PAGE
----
On average, the Sierra snowpack supplies about 30 percent of California’s water needs and is an important factor in determining how DWR manages the state’s water resources. Its natural ability to store water is why the Sierra snowpack is often referred to as California's “frozen reservoir.” A below-average snowpack impacts water users across the state, putting further stress on the environment and critical groundwater supplies.
More information about the first snow survey can be found in DWR’s press release.
Fuel Load Management
DWR continues vegetation management activities around the Oroville area to remove overgrown vegetation and create a more wildfire resilient landscape. Over the next few months, you may see crews working in various areas including Loafer Creek, Canyon Drive, along Oro Dam Blvd. East, and the Feather River Fish Hatchery. CAL FIRE, Butte County Fire Department, Butte County Sheriff’s Office, California Conservation Corps (CCC), and crews from the Butte Fire Center continue to cut, pile, chip, and pile burn as weather allows. Vegetation management activities will continue through the winter, weather permitting. Smoke from pile burning activities will continue to be visible in the Oroville area.
DWR’s Fuel Load Management Plan (FLMP) works to reduce wildfire risk and increase public safety around Lake Oroville. Previous FLMP projects in the Loafer Creek Recreation Area have been identified as contributing to the slowing of the 2020 North Complex Fire as it approached Kelly Ridge, increasing firefighters’ ability to establish a secure fire line and preventing the fire from progressing. Ongoing management of the FLMP remains a high priority for DWR and local partners.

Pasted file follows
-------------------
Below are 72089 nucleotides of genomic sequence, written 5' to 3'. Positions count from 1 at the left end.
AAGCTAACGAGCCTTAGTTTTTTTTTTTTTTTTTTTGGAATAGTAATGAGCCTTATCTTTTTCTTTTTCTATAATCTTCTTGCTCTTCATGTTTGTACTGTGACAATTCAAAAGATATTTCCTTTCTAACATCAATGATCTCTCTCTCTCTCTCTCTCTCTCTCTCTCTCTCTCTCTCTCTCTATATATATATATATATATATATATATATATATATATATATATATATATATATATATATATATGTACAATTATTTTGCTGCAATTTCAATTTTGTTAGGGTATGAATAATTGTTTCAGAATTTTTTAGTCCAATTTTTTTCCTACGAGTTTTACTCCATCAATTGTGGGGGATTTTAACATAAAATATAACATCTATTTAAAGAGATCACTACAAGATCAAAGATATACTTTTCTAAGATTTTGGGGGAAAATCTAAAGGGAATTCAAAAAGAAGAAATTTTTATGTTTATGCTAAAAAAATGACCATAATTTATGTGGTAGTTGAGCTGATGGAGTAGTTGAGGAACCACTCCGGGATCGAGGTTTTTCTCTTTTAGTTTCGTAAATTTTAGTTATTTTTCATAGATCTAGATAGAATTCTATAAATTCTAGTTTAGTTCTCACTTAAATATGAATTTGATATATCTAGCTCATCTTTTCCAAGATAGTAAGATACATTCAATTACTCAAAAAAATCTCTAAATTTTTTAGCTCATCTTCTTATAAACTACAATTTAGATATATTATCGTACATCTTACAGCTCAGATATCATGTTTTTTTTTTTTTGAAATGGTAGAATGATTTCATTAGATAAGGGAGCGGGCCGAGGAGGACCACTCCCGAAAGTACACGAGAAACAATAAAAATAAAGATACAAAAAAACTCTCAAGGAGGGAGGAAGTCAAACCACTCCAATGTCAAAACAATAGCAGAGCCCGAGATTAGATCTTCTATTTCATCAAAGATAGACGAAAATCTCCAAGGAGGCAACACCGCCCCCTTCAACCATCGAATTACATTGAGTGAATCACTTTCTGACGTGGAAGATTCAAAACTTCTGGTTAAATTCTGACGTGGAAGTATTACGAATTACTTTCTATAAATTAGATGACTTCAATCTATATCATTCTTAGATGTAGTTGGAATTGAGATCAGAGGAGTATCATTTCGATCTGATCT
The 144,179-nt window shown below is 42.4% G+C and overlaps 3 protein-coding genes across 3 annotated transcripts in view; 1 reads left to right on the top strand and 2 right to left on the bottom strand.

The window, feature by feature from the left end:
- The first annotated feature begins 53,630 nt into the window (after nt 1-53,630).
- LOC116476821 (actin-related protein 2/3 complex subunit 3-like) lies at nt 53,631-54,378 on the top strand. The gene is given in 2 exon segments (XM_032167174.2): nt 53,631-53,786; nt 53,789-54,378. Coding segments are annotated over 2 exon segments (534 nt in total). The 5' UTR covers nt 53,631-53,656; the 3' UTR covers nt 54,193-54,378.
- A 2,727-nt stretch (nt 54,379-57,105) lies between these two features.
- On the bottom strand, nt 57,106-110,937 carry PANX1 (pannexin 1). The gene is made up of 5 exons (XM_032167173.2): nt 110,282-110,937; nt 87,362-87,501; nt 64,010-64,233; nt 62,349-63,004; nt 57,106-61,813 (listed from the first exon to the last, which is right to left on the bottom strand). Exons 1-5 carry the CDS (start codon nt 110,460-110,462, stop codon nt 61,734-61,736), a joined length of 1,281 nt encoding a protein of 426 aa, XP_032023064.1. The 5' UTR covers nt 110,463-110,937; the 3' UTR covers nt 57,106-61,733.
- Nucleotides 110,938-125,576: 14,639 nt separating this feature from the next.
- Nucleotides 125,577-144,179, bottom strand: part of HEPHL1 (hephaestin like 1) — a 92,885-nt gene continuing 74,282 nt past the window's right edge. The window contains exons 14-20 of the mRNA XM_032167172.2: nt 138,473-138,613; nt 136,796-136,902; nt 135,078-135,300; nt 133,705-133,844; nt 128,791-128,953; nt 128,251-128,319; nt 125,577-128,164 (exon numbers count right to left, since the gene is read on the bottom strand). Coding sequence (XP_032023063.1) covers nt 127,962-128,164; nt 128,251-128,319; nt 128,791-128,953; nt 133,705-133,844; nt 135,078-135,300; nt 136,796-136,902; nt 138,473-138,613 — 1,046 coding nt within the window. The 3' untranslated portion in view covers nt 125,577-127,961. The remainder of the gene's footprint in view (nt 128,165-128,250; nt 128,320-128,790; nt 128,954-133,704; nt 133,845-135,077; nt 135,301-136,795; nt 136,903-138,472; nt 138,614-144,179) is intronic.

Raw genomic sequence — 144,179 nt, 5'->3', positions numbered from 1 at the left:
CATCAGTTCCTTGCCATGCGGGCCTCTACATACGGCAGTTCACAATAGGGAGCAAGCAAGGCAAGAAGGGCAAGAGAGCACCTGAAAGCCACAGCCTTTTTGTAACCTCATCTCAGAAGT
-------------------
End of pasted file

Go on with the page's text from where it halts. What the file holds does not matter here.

The Lake Oroville Visitor Center is open to the public Tuesday through Thursday from 9 a.m. to 5 p.m. Pick up the Lake Oroville Trails Map – which shows more than 92 miles of trails available to equestrians, bicyclists, and hikers – at Lake Oroville State Recreation Area kiosks, the Oroville Area Chamber of Commerce, or the Feather River Recreation and Parks District.
An interactive map of recreation facilities and their permitted uses (hike, bike, horse, multi) is available on DWR’s interactive Lake Oroville Recreation webpage.
Current Lake Operations
Oroville’s reservoir is about 724 feet elevation and storage is approximately 1.44 million acre-feet (MAF), which is 41 percent of its total capacity and 77 percent of the historical average. Wet weather and strong wind gusts remain in the forecast for the upcoming week due to continued atmospheric rivers that are hitting the West Coast.
The Feather River releases are currently at 950 cubic feet per second (cfs). Flows through the City of Oroville are 650 cfs with 300 cfs released from the Thermalito Afterbay Outlet (Outlet) for a total of 950 cfs downstream of the Outlet. DWR continues to assess releases to the Feather River daily.
The public can track precipitation, snow, reservoir levels, and more at the California Data Exchange Center. The Lake Oroville gage station is identified as “ORO”.